Banbury MP calls for consultation before changes to hospital services

Banbury MP Victoria Prentis NNL-150826-094619001
Banbury MP Victoria Prentis NNL-150826-094619001

Banbury’s MP has called for greater democracy when changes such as the recent move of consultant-led maternity are required.

Victoria Prentis used a Ten Minute Rule Motion to the House of Commons to stress her unhappiness with the lack of public involvement or consultation on such a major change at the Horton General Hospital this month.

“I feel let down by the way we have been treated this summer, by the lack of good management, transparency or evidence-based decision-making,” Mrs Prentis told the chamber. “I am concerned that without change to the law, other areas may also suffer as we have.”

During her speech, Mrs Prentis voiced her concerns about the way in which the decision was taken and emphasised the need for public consultation whenever there is a change to NHS services, even when it is in response to an emergency situation.

“I was a civil servant for 17 years and on the whole I believe the best of our public servants. This Bill would increase accountability of local trusts and commissioning authorities. Where major changes to service provision are proposed, clinical groups and medical consortiums are not a replacement for public consultation.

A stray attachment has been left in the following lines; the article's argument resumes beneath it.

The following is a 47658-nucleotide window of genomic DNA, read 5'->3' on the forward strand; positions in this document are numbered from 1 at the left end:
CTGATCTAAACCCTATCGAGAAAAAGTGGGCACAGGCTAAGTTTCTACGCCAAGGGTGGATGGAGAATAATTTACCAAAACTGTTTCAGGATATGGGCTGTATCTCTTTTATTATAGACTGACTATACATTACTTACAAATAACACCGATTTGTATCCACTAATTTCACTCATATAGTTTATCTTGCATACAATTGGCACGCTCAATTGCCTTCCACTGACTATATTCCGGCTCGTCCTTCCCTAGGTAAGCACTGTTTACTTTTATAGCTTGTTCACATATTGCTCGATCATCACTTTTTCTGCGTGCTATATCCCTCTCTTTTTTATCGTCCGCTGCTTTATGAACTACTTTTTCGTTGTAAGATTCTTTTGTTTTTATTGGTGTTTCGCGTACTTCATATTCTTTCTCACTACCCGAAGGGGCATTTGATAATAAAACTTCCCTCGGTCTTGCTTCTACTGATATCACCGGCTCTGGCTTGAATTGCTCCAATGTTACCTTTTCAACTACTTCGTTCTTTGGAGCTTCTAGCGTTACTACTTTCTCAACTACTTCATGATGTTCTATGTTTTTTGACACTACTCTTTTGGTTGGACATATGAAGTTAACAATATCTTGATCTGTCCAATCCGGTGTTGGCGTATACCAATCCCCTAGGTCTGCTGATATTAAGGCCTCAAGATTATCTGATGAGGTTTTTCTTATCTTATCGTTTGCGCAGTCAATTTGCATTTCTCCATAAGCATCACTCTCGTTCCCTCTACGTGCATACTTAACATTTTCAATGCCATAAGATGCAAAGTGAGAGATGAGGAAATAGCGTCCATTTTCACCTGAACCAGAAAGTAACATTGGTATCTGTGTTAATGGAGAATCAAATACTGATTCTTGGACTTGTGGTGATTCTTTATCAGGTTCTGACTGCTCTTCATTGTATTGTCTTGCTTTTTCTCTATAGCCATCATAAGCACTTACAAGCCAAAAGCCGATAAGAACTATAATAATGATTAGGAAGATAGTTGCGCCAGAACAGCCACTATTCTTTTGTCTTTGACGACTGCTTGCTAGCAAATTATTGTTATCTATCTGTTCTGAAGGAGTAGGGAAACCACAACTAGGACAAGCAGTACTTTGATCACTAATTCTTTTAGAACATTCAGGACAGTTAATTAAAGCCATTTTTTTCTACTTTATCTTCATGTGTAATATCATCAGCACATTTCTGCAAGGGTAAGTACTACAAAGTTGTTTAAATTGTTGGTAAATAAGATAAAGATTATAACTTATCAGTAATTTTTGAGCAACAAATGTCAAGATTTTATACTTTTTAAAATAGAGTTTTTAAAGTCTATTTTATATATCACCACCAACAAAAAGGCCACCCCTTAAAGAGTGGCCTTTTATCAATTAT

“Doctor may know best, but only when he has listened to the patient. Local decision making can work, but only with democratic accountability,” she said.

Oxford University Hospitals Trust replaced the Horton’s specialist obstetric service with a midwife-only unit at the start of October.

The trust claimed it could not recruit doctors to keep the unit safe. Managers knew of impending departures of Horton doctors but did not advertise for replacements until late April, two weeks before a full Horton downgrade was announced.

An OUHT spokesman said: “Oxford University Hospitals NHS Foundation Trust took a decision in August 2016 to temporarily transfer some maternity services from the Horton General Hospital to the John Radcliffe Hospital. The decision was taken under our emergency powers on the basis that patient safety would have been directly compromised if the Trust had continued with an obstetric-led service at the Horton without enough doctors able to give this obstetric care.

“Consulting formally on the temporary transfer of some maternity services was therefore not an option given the urgency of the situation at hand. Nevertheless, we have and are continuing to engage with Victoria Prentis MP, local healthcare practitioners, campaign groups and the wider community to ensure they remain informed while this temporary transfer remains in effect.

“The Oxford Clinical Commissioning Group (OCCG) is planning its Oxfordshire wide consultation on its Sustainability and Transformation Plan (STP) early next year. Within this process there will be a full public consultation on the delivery of maternity services across the county, and the Horton will fall within this.

“In the meantime the Trust is continuing its recruitment efforts to fully staff the Horton with the required obstetricians to enable the obstetric-led services to be returned to the Horton.

“With regard to the specific point made by Mrs Prentis about our risk assessments, we can confirm that a ‘risk register’ was published as part of our Board Papers on 31 August when the Trust Board approved the decision to temporarily transfer these services from the Horton General Hospital.